The Church of St Lawrence - Eyam

This is a copy of an article published in The Peak Advertiser, the Peak District's local free newspaper on 24th August 2009, reproduced by kind permission of its author, Julie Bunting.


The church of St Lawrence at Eyam is a beautiful building in its own right but also welcomes large numbers of visitors due to its associations with the story of Eyam plague.

The rector during that dreadful period of 1665/6 was William Mompesson who, supported by his predecessor, the nonconformist Thomas Stanley, led by example the voluntary isolation of Eyam. These men witnessed the death of some 270 of around 350 inhabitants.

Housed in the church is Mompesson's carved oak chair. An inscription ‘MOM 1662 EYAM’ led to its identification and rescue from a Liverpool junk shop over 100 years ago. The Jacobean pulpit was used by both Stanley and Mompesson, while a cupboard in the north aisle is said to have been made from the very chest which brought the plague-infected cloth from London.

In 1985, a memorial ‘plague story’ window was installed in the church. An illuminated manuscript listing the plague victims is also permanently on display - a roll of names far more moving than cold statistics. In its final weeks the plague claimed the rector's wife, Katherine, whose table tomb stands in the churchyard near to a stone commemorating Thomas Stanley, who lived out the rest of his life in Eyam.

Martyred by the Romans Whilst there was a 12th-century church on this site, and probably an even earlier edifice, much of the present building is founded upon the work of 1350, extended in later centuries and greatly restored in 1868 and 1882. No visible Saxon work, and little of the Norman, now exists in the fabric, although each of these periods is represented in two ancient fonts.

Other treasures include the late 16th and early 17th-century murals which originally depicted the emblems of the 12 Tribes of Israel; those of Asher and Naphtali on the north wall of the nave have been skilfully restored. The painting of a skeleton on the belfry arch may represent Saint Lawrence, so suggested by the iron grid upon which, by tradition, Lawrence was martyred by the Romans. However, since the church was formerly dedicated to Saint Helen, the figure may simply represent Death.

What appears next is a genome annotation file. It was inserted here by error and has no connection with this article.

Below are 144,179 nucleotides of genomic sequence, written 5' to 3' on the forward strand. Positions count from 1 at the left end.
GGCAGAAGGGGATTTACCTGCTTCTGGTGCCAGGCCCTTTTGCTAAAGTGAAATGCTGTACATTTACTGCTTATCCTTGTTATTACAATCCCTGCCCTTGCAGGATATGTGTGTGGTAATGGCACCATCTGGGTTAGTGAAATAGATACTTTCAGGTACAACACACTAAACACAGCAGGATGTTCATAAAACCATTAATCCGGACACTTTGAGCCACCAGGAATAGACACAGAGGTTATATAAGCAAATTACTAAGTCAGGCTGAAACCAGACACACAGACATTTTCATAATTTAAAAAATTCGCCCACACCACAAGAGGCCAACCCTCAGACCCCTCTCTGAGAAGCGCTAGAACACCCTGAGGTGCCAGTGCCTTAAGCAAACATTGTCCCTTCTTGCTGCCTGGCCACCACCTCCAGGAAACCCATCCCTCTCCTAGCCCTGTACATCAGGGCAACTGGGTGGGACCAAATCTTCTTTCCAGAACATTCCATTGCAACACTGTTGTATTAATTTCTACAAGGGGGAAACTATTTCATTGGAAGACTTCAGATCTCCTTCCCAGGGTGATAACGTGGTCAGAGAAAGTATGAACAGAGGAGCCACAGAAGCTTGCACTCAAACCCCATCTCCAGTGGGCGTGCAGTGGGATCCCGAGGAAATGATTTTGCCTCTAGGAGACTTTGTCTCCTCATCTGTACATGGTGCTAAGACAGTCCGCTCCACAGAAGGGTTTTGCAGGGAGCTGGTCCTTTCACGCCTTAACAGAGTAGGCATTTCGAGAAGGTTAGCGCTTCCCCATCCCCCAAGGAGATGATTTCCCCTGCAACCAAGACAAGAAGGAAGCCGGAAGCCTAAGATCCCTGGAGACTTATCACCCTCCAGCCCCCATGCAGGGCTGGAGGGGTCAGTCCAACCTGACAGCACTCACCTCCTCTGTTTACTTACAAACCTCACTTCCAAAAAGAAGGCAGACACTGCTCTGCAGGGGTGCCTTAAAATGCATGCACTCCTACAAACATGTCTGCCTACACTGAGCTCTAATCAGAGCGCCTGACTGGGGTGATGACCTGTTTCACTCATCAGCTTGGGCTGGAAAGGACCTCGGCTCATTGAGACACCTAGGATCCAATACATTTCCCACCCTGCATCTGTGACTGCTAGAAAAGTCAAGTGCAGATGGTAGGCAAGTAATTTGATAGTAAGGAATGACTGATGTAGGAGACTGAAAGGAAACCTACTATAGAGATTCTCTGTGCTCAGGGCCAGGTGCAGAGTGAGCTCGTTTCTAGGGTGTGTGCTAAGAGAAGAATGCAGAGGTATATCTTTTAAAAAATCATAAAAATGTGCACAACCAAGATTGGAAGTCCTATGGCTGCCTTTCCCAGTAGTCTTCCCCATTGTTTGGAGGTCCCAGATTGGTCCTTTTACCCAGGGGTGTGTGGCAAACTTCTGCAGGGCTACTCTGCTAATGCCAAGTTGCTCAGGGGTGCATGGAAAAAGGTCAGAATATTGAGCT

An ornate 13th-century coffin slab remnant, known as St Helen's Cross, is preserved in the wall of the aisle. Until 1603, the Stafford family maintained the lamp of St Helen in the church, a tradition they upheld throughout much of their 350-year association with Eyam.

Past Rectors For past rectors the living was a valuable one, especially during the early 18th-century heyday of Eyam's lead mining industry when the rector's annual share of the profits reached £1,800. When the Reverend Thomas Seward, father of the famed poet Anna Seward, left Eyam to become Canon of Lichfield Cathedral, he left a curate at St Lawrence's but continued to collect handsomely himself.

The list of rectors hides many an interesting tale and a fair share of tragedies, apart from the troubles endured by Mompesson and Stanley. The funeral of the Reverend Rigby in April 1740 cost the lives of two visiting Yorkshire clergymen who perished in the snow on their wild journey home.

An earlier rector, Joseph Hunt, is remembered for a tipsy mock marriage which he undertook with the daughter of the landlord of the Miners' Arms. Unfortunately, his bishop did not see the joke and ordered the couple to marry legally, whereupon Joseph's erstwhile fiancée sued him for breach of promise. The newlyweds took refuge in the church vestry where they spent all their married lives, where their two children were born and where they were finally buried. The couple are commemorated on a monument in the vestry.

Mexico and Mecca Out in the churchyard is an important archaeological relic - the 8th-century Saxon, or Celtic, cross. Smothered in symbolic carvings of both pagan and Christian origin, the cross is at least 1,000 years old, predating the church itself.

A remarkable sundial of 1775 can be seen, if barely understood, above the outer chancel door. Why the people of Eyam should ever have needed to know other than the local time is difficult to guess, for this inventive piece also displays the relative time in places as distant as Mexico and Mecca.

© Julie Bunting
From "The Peak Advertiser", 24th August 2009.

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